7. The mechanics of inheritance.  How genes and chromosomes are transmitted through the generations (including the molecular mechanisms of mitosis and meiosis).
  8. Genetic analysis.  Using genetic crosses as a research tool to investigate how genes work and what they do.  Sex-linkage, pedigree analysis, and hypothesis testing.
  9. All about breeding and inbreeding.  More about heritability and GWAS. Inbreeding in humans, crops and livestock, and evolution. Hybrids and genetically modified organisms.
  10. Chromosomal changes.  Polyploidy and aneuploidy, chromosome rearrangements, and genome evolution.
  11. Selected advanced topics.  The origin of life, mitochondrial genes and mutations, genetic mosaicism, fetal DNA in mothers, epigenetic inheritance, gene editing using CRISPR and other techniques.


Information about Fundamentals of Genetics (BIOL 234) for Fall 2019

Fundamentals of Genetics (BIOL 234) is one of the two introductory genetics courses available to UBC students.  The information on this page is provided to help registering students choose between it and the alternative course, Genetics for Life (BIOL 233).

  • The goal of Fundamentals of Genetics is to develop a deep conceptual understanding of the mechanisms of inheritance to investigate how genotypes affect phenotype.  The emphasis on genetic analysis builds problem-solving skills.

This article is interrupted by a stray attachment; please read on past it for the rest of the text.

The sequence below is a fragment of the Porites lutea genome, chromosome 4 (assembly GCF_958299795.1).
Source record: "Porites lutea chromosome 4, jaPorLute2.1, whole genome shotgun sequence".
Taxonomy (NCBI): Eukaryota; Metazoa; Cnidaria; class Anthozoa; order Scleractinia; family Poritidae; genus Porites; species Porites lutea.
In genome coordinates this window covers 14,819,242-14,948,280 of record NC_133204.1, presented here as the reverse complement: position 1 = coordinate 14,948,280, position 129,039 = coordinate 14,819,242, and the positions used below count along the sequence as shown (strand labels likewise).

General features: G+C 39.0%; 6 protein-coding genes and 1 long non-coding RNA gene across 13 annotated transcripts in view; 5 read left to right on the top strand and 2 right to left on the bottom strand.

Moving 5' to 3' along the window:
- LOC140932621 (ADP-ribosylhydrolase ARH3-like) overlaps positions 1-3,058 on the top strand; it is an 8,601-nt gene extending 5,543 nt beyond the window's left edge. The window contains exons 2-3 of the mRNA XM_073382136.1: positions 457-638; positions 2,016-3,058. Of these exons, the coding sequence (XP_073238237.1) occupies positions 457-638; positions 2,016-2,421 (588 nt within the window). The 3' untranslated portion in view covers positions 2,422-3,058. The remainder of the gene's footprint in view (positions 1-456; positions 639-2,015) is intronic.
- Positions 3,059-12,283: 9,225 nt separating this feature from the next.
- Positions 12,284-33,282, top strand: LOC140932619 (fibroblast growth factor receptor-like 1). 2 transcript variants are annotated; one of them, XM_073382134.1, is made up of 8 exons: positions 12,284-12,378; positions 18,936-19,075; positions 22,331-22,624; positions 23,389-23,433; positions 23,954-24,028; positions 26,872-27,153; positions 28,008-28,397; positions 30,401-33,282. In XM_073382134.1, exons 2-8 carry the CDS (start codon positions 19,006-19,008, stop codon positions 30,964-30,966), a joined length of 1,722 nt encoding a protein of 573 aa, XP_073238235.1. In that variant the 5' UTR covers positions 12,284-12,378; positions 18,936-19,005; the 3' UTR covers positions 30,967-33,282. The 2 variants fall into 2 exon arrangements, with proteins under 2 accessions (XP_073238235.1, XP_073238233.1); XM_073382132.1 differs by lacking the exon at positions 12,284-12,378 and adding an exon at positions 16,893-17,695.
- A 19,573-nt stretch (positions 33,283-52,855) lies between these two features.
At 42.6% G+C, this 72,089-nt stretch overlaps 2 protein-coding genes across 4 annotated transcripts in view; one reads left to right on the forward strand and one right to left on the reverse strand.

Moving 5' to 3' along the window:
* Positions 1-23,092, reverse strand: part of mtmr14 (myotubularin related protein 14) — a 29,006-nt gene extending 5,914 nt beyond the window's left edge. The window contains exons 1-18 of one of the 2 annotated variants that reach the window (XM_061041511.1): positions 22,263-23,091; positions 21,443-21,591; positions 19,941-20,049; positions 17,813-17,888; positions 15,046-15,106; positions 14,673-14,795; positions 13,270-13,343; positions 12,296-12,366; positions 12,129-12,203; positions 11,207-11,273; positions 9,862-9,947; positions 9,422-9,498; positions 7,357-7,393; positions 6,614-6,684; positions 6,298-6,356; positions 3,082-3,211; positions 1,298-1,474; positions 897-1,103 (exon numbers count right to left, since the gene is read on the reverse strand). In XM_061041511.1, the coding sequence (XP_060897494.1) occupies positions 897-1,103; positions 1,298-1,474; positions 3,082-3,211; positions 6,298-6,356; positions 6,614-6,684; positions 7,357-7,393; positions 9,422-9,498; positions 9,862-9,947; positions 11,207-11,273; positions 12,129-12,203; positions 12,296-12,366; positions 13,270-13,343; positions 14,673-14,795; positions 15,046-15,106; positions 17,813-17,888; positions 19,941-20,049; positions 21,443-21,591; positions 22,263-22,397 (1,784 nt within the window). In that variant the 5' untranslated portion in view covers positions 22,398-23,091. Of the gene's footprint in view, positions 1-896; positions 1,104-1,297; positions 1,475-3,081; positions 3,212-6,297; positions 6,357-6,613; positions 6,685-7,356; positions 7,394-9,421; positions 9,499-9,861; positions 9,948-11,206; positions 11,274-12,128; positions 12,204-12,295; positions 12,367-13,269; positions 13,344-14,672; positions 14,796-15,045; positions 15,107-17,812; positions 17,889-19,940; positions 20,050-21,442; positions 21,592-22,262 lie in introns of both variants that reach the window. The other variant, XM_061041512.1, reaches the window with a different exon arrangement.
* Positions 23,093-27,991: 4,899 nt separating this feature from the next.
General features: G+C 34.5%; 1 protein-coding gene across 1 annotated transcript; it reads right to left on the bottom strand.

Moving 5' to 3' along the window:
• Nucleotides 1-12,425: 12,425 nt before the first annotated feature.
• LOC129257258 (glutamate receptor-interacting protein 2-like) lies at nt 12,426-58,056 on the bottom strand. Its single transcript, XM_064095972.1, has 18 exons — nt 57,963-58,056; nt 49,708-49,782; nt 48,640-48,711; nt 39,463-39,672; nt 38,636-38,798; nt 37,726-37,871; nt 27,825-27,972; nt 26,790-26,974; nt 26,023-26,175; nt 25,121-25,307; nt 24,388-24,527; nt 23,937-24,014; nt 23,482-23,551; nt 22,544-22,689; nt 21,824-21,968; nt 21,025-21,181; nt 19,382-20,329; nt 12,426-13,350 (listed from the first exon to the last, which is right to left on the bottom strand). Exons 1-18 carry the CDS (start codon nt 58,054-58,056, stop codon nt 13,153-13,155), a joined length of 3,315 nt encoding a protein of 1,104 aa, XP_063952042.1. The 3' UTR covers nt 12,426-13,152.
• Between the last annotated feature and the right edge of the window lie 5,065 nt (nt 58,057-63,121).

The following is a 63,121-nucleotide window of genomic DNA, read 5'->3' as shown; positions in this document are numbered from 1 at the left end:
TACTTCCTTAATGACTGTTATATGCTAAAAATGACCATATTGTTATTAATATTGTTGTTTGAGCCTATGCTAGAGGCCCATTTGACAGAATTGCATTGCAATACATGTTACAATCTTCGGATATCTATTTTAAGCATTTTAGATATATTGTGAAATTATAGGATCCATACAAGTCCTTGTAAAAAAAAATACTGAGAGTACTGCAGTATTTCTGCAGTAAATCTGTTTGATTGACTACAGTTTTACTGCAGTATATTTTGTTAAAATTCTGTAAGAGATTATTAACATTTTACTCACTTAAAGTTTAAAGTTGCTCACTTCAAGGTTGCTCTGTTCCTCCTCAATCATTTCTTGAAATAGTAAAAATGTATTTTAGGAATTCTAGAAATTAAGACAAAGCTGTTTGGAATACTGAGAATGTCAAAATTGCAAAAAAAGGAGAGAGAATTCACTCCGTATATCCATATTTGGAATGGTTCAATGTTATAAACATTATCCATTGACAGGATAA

• Prerequisites are BIOL 112 and BIOL 121.
  • The format involves lectures three times a week, and a once-a-week 2 hour tutorial. The lecture time is generally active: students are engaged in applying concepts, solving problems, and discussing with their peers. In tutorial students will further practice problem solving and applying their knowledge.
  • Two sections will be offered in Fall 2019, with lectures MWF 10:00-11:00 am (section 101) or 3:00-4:00 pm (section 102). There are also two sections in Spring 2017, with lectures MWF 10:00-11:00 am (section 202) and 12:00-1:00 pm (section 201). Each section has many tutorial times to choose from.

Course Overview

  1. Gene and chromosome function.    How do gene and chromosome structures influence function in terms of inheritance and phenotype?
  2. Mutation.  Predict the effects of mutations on gene function.
  3. Phenotype.  What is phenotype? How do interactions between alleles of a gene, and genotype-environment interactions influence phenotype?
  4. InheritanceHow genes and chromosomes are transmitted through the generations.
  5. Genetic Analysis. Using genetic crosses to investigate the role of various genes and alleles on phenotype.  Pedigree analysis and hypothesis testing.
  6. Sex-linkage.  Comparing the inheritance of autosomal to X-linked genes.
  7. Genetic linkage.  When genes are close together on a chromosome they are often inherited together. This includes identifying the location of genes in a genome by mapping with molecular markers.
  8. Mutant Screening and Complementation How are mutations found that affect a specific process. Once new mutations are identified do they affect a new gene or a gene for which other mutations have previously been found?
  9. Gene Interaction.  Investigating how multiple genes can affect the same phenotype. This can include using mutagenesis to identify novel mutant phenotypes, and elucidate genes interactions.
  10. Cancer and changes to chromosome number.  Exploring some of the genetics of somatic mutations and cancer.  What can happen when there are changes to chromosome number?
  11. Genomics, including genome structure, expression and evolution, plus organelle and maternal inheritance.